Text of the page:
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Evening star. [volume] (Washington, D.C.) 1854-1972, June 18, 1924, Image 29

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Persistent link: https://chroniclingamerica.loc.gov/lccn/sn83045462/1924-06-18/ed-1/seq-29/

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. hen receipts heavy
Bather Light Demand Causes Low
er Prices in Today's Whole
sale Dealing.
, Meat Dealers Guard Against Hot
Weather—Vegetable Review.
I.»arge receipts in hens and chickens
yesterday afternoon and this morning
■weakened the commission market In
this product today. Healers were
abundantly supplied with the fowl,
which were not in great demand. The
price was trimmed a cent or two. and
it was understood that pood hens
could be bought for 24 cents, or. in
unusual cases, even lower. No exact
• price had been “settled.” however.
The chicken market was not as
seriously affected, but merchants had
a goe< number on hand with a fair
The live calf market in some in
stances drifted down to 9 cents for
top choice products. Ijambs are en
joying a fair business, as this meat
* is more acceptable in warm weather,
it was pointed out.
The egg market, both with com
mission merchants and jobbers, was
unchanged. Dealers in meats, know
ing the effect of warm weather on
their products, have supplied their
hooks accordingly.
The Department of Agriculture
vegetable report here follows;
Apple Supplies Moderate.
Apples—Supplies moderate: demand
light; market dull; barrels. Maryland,
Virginia and West Virginia. _No. 1,
inches up. Winesaps. 4.75a5.50;
Tellow Newtons. 4.50a5.00; 2**-inch
Winesaps, 3.75a4.25; boxes, North
western. medium to targe sizes, extra
faney Winesaps. 2.75a3.00; Yellow
' Newtons. 2.50a2.75. Cabbage—Sup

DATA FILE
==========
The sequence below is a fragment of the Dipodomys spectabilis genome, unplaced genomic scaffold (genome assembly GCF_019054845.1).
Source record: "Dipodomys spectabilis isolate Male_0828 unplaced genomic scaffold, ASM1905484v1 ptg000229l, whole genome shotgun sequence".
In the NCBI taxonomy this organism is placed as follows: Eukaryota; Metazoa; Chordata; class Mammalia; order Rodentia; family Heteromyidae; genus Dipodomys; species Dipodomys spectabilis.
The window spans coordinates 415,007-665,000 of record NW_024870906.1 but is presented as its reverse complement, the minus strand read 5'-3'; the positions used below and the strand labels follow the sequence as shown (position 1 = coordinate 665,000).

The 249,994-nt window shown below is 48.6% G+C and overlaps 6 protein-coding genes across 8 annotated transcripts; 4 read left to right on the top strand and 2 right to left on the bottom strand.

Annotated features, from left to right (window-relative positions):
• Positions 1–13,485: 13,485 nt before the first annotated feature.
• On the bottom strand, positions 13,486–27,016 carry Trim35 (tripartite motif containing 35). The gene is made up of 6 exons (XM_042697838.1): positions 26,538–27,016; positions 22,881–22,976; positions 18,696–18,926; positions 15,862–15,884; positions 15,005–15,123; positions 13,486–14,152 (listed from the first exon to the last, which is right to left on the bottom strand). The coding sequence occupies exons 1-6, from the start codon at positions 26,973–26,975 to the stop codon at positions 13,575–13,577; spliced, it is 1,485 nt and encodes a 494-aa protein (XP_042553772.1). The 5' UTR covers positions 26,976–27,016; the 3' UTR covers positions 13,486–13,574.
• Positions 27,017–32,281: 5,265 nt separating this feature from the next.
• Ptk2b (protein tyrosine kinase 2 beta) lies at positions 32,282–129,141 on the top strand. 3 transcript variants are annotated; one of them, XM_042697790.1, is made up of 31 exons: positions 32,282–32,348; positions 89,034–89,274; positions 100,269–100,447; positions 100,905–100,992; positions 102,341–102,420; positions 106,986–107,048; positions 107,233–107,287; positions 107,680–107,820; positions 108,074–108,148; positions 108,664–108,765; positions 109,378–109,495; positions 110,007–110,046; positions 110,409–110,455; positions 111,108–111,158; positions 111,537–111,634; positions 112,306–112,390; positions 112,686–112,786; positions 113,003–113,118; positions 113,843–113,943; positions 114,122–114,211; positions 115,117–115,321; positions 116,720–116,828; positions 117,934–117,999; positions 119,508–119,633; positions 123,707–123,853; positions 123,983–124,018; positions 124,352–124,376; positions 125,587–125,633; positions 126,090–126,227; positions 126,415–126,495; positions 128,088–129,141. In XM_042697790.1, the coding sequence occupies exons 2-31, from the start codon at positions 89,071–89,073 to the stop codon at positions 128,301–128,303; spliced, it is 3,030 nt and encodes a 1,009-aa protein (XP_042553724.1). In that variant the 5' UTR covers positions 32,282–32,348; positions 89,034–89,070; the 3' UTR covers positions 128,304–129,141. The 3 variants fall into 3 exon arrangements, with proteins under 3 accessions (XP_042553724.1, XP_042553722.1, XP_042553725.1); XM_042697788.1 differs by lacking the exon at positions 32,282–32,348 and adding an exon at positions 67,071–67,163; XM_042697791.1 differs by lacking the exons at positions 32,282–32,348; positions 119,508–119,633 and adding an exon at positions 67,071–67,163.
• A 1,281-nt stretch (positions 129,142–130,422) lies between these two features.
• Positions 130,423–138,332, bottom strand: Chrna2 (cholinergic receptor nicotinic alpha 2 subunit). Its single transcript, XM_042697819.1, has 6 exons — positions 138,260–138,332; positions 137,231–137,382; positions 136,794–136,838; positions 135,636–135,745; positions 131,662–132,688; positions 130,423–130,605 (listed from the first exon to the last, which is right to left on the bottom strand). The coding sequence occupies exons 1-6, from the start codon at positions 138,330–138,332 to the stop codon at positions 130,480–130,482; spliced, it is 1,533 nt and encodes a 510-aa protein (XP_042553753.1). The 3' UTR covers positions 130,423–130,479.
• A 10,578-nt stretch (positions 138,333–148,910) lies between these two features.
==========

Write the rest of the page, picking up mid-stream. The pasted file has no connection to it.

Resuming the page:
plies moderate; demand light: market
steady; homegrown, uncovered bar
rels. pointed type. 1.25a1.50. Canta
loupes—Supplies heavy; demand mod
erate; market slightly weaker; Cali
fornia. Imperial Valley. Salmon Tints,
standard 455. 2.75a3.t*0; few special
marks. 25 higher; jumbos. 36s and 455.
mostly 3.25; ponys. 545. 2_.00a2.25;
mostlv 2.00; flats, 12s and 15s. I.loa
1.25; 'mostly 1.25. Peaches —Supplies
moderate; demand moderate; market
steady; North Carolina. sixes. Red
Birds, bpst. 3.50; some decayed, 1.->oa
2.50; Mayflowers, small, soft. 2.00a
2,25; Georgia, sixes, Pneedas. over
ripe, decayed. 75a1.50.
»w Potatoes Firm.
Potatoes —Supplies light; old stock.
■ demand limited, market steady; Mich
igan. 150-lb. sacks Russet Uurals. I
S. No. 1. 3 00a3.25. mostly 3.00 per
; new stock, demand mode-rate,
market firm; North and South Caro
lina cloth top slat barrels. Irish Cob
bier's. V. S. No. 1. 3.00a3.25. Tomatoes
- Supplies liberal; demand good, mar
, k«t fairly steady; Mississippi fours,
turning, wrapped, fancy count, I.ooa
1 15. few 1.25. Watermelons —bup-
plies light; demand limited, market
dull; Florida, bulk, per 100 melons.
Tom Watsons, 27 and 28 lb. average.
75.n0a.00.00. Strawberries —Supplies
moderate: demand moderate, market
steady; home grown, 32-at. crates,
various varieties. 2.00a4.00 .mostly